Richard Lipsky, the newly hired organizer for congestion pricing foes, was feeling considerable pressure to deliver bodies at a press conference. He got about 25 of them out there, representing, by their count, tens of thousands of others: bar and restaurant employees who have to drive in because of their weird hours; bodega and grocery store owners who get multiple truck deliveries each day; and beer wholesalers who are driving some of those trucks.
Steve Barrison, executive president of the Small Business Congress, which, he said, represents 200,000 mom-and-pop stores, delivered the best line: “It’s basically a tax on the poor. For the rich people, it’s another latte.”
Morton Sloan, the owner of Morton Williams Associated, which has about eight supermarkets in Manhattan, said that the fee would increase retail prices in his stores between 5 and 7 percent, given that employees would be asked to pay the fee for their distributors ($21 a truck) and for their employees ($8 a car) who may have no other option but to drive in.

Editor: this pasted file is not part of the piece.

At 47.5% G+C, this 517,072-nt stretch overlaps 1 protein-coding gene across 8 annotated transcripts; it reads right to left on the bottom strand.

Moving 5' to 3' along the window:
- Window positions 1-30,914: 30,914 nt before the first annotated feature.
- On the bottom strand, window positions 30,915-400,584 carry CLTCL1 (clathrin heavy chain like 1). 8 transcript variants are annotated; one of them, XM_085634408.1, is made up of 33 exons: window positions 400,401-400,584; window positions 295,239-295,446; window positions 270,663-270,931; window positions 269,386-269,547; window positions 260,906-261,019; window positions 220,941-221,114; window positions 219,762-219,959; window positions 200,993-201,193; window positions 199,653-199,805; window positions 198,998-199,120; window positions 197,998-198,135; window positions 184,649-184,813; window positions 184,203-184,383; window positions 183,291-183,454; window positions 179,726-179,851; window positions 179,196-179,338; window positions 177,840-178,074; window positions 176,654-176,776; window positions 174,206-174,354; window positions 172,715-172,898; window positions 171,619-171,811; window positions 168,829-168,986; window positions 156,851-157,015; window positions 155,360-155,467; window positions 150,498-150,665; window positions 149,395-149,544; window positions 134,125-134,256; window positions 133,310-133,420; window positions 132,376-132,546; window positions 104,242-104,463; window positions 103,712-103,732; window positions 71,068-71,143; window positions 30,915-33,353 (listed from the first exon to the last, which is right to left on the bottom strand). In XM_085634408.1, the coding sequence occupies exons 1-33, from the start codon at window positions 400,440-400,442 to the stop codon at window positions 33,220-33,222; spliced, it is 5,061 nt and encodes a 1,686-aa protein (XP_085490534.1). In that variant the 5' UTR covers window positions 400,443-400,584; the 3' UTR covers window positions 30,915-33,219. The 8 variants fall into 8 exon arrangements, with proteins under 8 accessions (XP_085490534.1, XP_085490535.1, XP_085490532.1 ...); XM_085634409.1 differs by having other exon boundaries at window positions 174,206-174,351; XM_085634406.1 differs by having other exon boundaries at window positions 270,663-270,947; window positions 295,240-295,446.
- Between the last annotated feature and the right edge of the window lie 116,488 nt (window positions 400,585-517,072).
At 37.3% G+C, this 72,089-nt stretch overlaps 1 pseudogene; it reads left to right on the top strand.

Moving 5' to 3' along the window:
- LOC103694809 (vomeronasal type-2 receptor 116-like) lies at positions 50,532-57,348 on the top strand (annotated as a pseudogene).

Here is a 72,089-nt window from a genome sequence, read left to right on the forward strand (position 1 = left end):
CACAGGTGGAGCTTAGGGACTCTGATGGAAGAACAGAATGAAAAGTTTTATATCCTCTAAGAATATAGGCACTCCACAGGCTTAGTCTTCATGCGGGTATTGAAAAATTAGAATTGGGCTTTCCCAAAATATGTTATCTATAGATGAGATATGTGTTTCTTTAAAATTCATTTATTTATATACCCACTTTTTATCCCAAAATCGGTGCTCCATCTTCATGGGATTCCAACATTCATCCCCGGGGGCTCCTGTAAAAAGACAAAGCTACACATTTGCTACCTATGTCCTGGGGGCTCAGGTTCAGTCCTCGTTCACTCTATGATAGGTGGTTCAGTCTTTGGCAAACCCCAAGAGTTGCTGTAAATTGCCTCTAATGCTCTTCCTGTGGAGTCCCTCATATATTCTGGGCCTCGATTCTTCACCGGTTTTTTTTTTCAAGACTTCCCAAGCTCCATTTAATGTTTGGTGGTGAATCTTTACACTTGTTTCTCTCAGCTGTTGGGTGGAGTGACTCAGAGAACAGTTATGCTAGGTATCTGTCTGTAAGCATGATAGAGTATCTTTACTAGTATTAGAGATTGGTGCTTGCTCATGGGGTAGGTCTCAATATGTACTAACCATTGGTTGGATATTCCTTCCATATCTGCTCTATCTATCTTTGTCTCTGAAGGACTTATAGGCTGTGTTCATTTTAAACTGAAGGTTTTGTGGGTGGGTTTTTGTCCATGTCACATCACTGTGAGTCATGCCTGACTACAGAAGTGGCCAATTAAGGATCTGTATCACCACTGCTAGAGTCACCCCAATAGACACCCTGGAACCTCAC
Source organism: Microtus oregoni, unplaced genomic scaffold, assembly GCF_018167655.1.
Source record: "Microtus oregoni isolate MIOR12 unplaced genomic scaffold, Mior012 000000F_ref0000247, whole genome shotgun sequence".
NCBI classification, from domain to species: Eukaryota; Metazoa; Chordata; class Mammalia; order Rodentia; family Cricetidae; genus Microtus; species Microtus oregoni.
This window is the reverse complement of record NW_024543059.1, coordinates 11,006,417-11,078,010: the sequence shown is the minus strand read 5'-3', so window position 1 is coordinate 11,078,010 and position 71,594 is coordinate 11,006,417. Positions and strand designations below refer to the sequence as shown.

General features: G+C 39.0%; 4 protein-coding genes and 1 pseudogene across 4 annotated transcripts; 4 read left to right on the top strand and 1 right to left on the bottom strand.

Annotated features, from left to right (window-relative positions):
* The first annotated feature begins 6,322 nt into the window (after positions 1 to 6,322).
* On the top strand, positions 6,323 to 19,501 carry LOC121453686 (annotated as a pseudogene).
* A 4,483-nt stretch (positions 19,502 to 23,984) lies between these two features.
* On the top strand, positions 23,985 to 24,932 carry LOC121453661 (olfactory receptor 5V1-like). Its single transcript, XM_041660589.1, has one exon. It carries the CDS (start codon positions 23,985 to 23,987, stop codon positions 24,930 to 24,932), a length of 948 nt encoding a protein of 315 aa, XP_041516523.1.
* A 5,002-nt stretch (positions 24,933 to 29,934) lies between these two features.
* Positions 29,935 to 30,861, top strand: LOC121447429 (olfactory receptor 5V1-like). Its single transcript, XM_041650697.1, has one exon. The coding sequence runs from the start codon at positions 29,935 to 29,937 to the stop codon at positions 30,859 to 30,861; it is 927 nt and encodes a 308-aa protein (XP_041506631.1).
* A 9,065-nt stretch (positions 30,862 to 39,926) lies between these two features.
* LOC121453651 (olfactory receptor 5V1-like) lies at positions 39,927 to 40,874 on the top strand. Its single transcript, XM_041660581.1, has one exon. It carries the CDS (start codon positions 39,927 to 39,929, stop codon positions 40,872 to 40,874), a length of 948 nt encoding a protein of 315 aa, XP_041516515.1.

John Catsimatidis, the owner of Gristede’s Supermarkets, was not there. But The Observer asked him a few days ago about the impact of congestion pricing on grocery store prices and he gave a different answer: “Our average truck might be $5,000 or $10,000,” he said. “It’s just going to get lost in the shuffle.”
It should be noted that while Mr. Castimatidis, officially undecided as he is on congestion pricing, is running for Mayor very much along the Bloomberg model. A latte, in his view, might well be worth $8.